Belfast Telegraph

Wednesday 17 September 2014

Veterans mark Congo anniversary

Taoiseach Brian Cowen meets veterans during a commemoration of the 50th anniversary of the first deployment of Irish peacekeepers to the Congo

Half a century since he got on a plane to the Congo, proud and painful memories are still fresh in the mind of veteran Tom Kenny.

The 73-year-old former private joined around 1,000 ex-servicemen at Baldonnel to mark the 50th anniversary of the initial deployment of Irish troops to the newly independent country.

More than 6,000 personnel served in the Congo during the four-year mission - the first significant overseas assignment since the State was founded. The peacekeeping deployment was not without bloodshed, however, with 26 Irish soldiers losing their lives.

Mr Kenny, then a 22-year-old in the 33rd battalion, was one of just two men who escaped the Niemba ambush in November 1960 when nine colleagues were killed by Baluba tribesmen.

Despite sustaining painful and lasting injuries, the Dubliner insisted he would return to the Congo.

"We were red raw. We weren't tutored enough to say what could or might happen - unfortunately it did happen," he said. "But I'll never regret it until the day I die, I would've loved to be able to go back over."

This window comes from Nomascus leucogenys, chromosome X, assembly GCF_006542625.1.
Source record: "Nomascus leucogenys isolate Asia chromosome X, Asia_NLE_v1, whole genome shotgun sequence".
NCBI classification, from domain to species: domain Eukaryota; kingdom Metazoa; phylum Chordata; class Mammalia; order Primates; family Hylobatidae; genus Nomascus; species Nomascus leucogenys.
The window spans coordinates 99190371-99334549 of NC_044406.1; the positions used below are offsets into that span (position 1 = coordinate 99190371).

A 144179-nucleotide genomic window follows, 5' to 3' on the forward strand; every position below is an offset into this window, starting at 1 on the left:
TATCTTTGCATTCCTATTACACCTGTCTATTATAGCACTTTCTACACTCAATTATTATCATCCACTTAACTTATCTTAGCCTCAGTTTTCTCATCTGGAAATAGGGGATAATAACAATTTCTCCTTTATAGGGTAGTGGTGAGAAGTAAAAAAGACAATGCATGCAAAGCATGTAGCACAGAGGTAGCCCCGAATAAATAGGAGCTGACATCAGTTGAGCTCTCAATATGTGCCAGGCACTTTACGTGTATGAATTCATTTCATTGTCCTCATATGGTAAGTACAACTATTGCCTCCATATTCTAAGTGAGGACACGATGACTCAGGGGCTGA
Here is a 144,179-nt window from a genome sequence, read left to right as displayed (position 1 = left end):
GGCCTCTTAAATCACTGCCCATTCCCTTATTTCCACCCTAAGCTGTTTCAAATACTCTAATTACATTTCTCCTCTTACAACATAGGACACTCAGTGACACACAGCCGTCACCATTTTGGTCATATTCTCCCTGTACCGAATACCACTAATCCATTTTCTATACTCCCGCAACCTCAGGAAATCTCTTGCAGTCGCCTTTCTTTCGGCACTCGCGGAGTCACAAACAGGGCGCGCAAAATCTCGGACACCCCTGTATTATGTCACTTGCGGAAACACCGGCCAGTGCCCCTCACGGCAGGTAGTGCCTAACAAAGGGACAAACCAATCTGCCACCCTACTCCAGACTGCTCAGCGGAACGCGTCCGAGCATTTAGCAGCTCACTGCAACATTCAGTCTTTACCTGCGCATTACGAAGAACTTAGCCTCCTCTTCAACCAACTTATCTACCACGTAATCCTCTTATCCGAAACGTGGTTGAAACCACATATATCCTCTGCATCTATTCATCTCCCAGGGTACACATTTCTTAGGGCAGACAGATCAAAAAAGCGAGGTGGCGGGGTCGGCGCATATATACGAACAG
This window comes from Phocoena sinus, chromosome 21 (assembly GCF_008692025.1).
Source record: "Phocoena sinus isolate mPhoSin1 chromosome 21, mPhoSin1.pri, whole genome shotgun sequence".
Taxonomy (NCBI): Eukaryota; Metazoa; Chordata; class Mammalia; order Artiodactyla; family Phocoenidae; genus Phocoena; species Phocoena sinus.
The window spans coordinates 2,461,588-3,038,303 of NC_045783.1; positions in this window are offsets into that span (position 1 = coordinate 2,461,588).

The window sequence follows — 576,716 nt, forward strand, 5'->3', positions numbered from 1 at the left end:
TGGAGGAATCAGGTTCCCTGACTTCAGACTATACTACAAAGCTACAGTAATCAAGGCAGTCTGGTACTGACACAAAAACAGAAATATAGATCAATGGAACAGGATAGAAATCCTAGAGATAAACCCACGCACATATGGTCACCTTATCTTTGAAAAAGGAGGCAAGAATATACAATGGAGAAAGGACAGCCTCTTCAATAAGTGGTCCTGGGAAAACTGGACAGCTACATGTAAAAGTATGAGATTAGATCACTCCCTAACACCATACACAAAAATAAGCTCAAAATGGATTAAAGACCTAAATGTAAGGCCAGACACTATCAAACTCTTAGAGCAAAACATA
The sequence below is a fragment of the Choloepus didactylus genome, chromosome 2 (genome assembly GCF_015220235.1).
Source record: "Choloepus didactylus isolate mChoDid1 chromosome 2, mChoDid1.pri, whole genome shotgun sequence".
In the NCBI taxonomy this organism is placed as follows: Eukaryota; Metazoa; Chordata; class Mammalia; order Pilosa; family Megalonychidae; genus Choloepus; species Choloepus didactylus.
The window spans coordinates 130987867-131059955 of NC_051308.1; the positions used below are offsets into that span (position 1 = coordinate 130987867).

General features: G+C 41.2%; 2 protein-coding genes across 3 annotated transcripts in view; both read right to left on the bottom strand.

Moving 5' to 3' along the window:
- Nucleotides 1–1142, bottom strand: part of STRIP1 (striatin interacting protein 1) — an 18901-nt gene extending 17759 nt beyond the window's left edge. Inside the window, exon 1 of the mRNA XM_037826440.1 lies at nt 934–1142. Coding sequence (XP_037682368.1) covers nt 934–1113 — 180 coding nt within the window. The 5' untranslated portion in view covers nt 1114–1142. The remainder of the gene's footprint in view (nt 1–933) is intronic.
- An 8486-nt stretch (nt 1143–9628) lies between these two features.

Under bright skies by the Casement Aerodrome, Mr Kenny was reunited with old friends for a special commemoration.

"It's exactly like yesterday to me, it hasn't changed," he said. "We shared a cigarette, we shared a pint, we shared joys and we shared sorrows. You can't take that away from anybody."

The event was also attended by Taoiseach Brian Cowen, Minister for Defence Tony Killeen and Defence Forces Chief of Staff Lieutenant General Sean McCann. After a memorial service in which candles were lit for the 26 soldiers who were killed, Mr Cowen unveiled a special plaque to mark the mission. Veterans and their families then looked on as serving members of the Defence Forces performed a parachute and equipment display.

Mr Cowen told the ex-servicemen they had left the State with a significant legacy. He said: "Your commitment and your sacrifice, and the service and sacrifice of your colleagues and those who came after you, make real the words and values enshrined in our constitution, of Ireland's devotion to the ideal of peace and friendly co-operation amongst nations."

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